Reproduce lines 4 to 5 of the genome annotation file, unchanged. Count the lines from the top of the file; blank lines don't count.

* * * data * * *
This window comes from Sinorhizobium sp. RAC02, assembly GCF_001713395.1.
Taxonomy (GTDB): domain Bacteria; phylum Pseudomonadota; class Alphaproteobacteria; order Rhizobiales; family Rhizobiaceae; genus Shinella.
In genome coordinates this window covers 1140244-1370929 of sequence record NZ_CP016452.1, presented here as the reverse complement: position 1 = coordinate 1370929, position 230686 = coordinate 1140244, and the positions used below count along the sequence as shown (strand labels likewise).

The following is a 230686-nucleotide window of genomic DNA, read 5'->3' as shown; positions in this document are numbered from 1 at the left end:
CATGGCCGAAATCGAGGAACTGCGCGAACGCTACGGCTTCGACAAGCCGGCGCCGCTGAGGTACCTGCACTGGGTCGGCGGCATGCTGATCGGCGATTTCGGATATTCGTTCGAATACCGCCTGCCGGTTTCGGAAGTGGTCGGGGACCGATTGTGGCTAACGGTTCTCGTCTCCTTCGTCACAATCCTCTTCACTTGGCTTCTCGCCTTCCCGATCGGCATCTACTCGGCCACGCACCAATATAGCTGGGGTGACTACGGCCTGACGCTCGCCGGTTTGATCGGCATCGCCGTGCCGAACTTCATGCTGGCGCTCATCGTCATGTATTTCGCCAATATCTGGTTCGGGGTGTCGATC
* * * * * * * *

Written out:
The following is a 230686-nucleotide window of genomic DNA, read 5'->3' as shown; positions in this document are numbered from 1 at the left end:
CATGGCCGAAATCGAGGAACTGCGCGAACGCTACGGCTTCGACAAGCCGGCGCCGCTGAGGTACCTGCACTGGGTCGGCGGCATGCTGATCGGCGATTTCGGATATTCGTTCGAATACCGCCTGCCGGTTTCGGAAGTGGTCGGGGACCGATTGTGGCTAACGGTTCTCGTCTCCTTCGTCACAATCCTCTTCACTTGGCTTCTCGCCTTCCCGATCGGCATCTACTCGGCCACGCACCAATATAGCTGGGGTGACTACGGCCTGACGCTCGCCGGTTTGATCGGCATCGCCGTGCCGAACTTCATGCTGGCGCTCATCGTCATGTATTTCGCCAATATCTGGTTCGGGGTGTCGATC